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President Trump has turned ‘a pen and a phone’ into a pen and a megaphone. Thanks, Obama?

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One tweet epitomizes the GOP's case for why President Trump is within his rights to sign a series of contentious executive orders in his first days as president.

The quote tweeted by Rep. Lee Zeldin (R-N.Y.) late Saturday night is from Barack Obama, way back when he was president. In January 2014, the president was frustrated by the pace of legislating in Washington and what he viewed as politically motivated obstructionism. So he indicated he would start testing the limits of his authority and signing more far-reaching executive orders.

“We’re not just going to be waiting for legislation in order to make sure that we’re providing Americans the kind of help they need," Obama said. "I’ve got a pen, and I’ve got a phone."

Obama argued repeatedly that he needed to act unilaterally in lieu of legislation from Congress: "One of the things that I’m going to be talking to my Cabinet about is how do we use all the tools available to us — not just legislation — in order to advance a mission that I think unifies all Americans." He even launched a web page called "We Can't Wait."

Trump administration officials defended the president’s executive order temporarily banning entry to the U.S. from seven mostly Muslim countries. (Video: Bastien Inzaurralde/The Washington Post)

Of course, the downside to Obama doing this is precisely what we see today: Republicans using it to justify their own president's bold executive orders. It's pretty much the same situation we saw with the Senate and the nuclear option. Then-Senate Majority Leader Harry Reid (D-Nev.) got rid of the 60-vote threshold for non-Supreme Court appointees in 2013 when Democrats had the majority and it seemed like a good idea; today, with Republicans nabbing the presidency and controlling the Senate — and possibly going even more nuclear — it seems like considerably less of a good idea.

But is the comparison fair? Did Obama really pave the way for what Trump as doing today? Certainly, in some ways.

As I wrote in my explainer on executive orders last week, the true measure of them isn't so much the quantity, but rather the quality — a subjective measure, to be sure. As the chart above shows, Obama didn't really accelerate his number of executive orders after those comments in January 2014.

But he did go further in the ones he did sign. A month after his announcement, he upped the minimum wage for federal workers. He added other protections for federal workers, including sick days and LGBT non-discrimination executive orders. By November of that year, he had halted deportations for millions of undocumented immigrants. In both of these cases, the Obama administration did things it had previously determined it could not do legally -- and the latter has since been blocked by the courts. In 2016, he took actions on gun control in response to Congress's failure to heed his calls.

For a summation of all of it, here's how New York Times reflected in-depth on Obama's presidency back in August:

In nearly eight years in office, President Obama has sought to reshape the nation with a sweeping assertion of executive authority and a canon of regulations that have inserted the United States government more deeply into American life.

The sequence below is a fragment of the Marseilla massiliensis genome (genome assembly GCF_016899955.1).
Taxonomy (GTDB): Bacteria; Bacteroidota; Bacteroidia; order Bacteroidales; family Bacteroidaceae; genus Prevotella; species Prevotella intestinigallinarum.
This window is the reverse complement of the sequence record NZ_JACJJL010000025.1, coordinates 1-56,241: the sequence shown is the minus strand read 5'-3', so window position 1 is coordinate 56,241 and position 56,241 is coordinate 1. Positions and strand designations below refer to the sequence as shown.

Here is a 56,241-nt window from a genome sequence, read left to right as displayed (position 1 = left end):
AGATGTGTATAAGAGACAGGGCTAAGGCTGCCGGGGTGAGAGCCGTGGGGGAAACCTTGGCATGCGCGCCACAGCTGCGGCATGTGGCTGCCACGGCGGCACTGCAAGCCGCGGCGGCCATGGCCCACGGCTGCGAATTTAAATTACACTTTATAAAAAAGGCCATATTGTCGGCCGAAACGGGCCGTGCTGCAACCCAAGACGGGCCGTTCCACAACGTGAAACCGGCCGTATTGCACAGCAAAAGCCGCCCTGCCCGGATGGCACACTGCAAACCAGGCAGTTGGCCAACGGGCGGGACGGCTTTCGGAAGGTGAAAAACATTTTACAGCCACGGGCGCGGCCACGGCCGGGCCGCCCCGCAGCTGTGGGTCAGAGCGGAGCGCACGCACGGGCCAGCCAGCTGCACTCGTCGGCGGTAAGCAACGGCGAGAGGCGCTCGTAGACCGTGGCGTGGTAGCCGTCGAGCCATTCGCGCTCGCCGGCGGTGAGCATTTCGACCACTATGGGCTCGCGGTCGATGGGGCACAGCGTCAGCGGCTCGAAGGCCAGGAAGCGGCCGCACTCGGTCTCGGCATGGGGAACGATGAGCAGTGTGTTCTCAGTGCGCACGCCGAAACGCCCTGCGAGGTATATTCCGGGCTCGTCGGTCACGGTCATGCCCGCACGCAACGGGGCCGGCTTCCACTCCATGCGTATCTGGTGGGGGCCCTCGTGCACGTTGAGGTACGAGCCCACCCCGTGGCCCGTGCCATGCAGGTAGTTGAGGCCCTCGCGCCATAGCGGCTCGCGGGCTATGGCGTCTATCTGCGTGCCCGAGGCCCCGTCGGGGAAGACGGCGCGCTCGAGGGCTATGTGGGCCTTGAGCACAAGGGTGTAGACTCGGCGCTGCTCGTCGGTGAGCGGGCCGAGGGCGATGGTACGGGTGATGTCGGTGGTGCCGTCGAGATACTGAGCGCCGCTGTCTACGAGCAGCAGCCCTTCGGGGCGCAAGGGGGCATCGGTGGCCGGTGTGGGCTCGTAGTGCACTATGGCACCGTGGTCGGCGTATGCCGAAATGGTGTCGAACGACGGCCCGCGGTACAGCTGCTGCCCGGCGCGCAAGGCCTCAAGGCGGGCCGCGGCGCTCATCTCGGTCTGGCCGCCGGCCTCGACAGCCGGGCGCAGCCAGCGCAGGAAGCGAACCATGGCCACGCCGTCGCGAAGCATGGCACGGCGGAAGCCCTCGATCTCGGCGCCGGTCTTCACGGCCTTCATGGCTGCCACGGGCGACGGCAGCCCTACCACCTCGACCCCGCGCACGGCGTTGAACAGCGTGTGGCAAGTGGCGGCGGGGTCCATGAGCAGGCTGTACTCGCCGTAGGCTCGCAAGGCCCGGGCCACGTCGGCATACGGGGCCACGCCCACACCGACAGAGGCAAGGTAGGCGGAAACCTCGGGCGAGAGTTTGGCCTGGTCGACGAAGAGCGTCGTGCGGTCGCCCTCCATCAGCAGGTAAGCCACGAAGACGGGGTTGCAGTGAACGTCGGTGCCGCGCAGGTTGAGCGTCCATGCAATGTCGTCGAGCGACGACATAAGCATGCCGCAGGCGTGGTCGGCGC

Once a presidential candidate with deep misgivings about executive power, Mr. Obama will leave the White House as one of the most prolific authors of major regulations in presidential history.

Against that backdrop, it would seem Democrats don't have much of a leg to stand on when it comes to criticizing Trump's methods — if not the actual orders. But while the orders have been splashy, some aren't hugely impactful by themselves; Trump's executive orders on building a border wall and beginning the repeal of Obamacare, for instance, will be incomplete without congressional action. His just-instituted travel ban is the big exception here, of course, sowing instant chaos this weekend and drawing fire even from some Republicans.

But there's one big difference between the two presidents' approach to executive authority: Obama did these things in response to a divided Congress that wasn't going along with his wishes after five years. Trump is doing them right away, even as he has Republican majorities in both chambers. And now Republicans are mad about not even being consulted on the travel ban.

The whole thing says a lot about Trump, who is a noted admirer of authoritarian leaders and who has promised to do great things almost by sheer force of will. He doesn't feel the need to justify his executive orders by pointing to an intransigent Congress. He's not waiting for Democrats to try to stop him with filibusters or Republicans to grow weary of divisive policies like his travel ban. He's just doing it himself, right away. And even Republicans are a little uneasy with his level of initiative.

When dealing with anything as amorphous as executive authority, views of just how far a president has gone will naturally be colored by partisanship. Just as Democrats think Trump's travel ban runs afoul of the Constitution because it amounts to a religious test, Republicans believed Obama was effectively instituting his own comprehensive immigration reform with his deportation actions. Both were cardinal sins for each side, and at least in the latter cast, the courts have backed up that assertion.

And just as it has been with Obama's deportation actions, it seems the ultimate judge of whether Trump takes it too far will be the courts — courts that Trump will begin stocking at the highest level with his nomination of a Supreme Court justice on Tuesday night.

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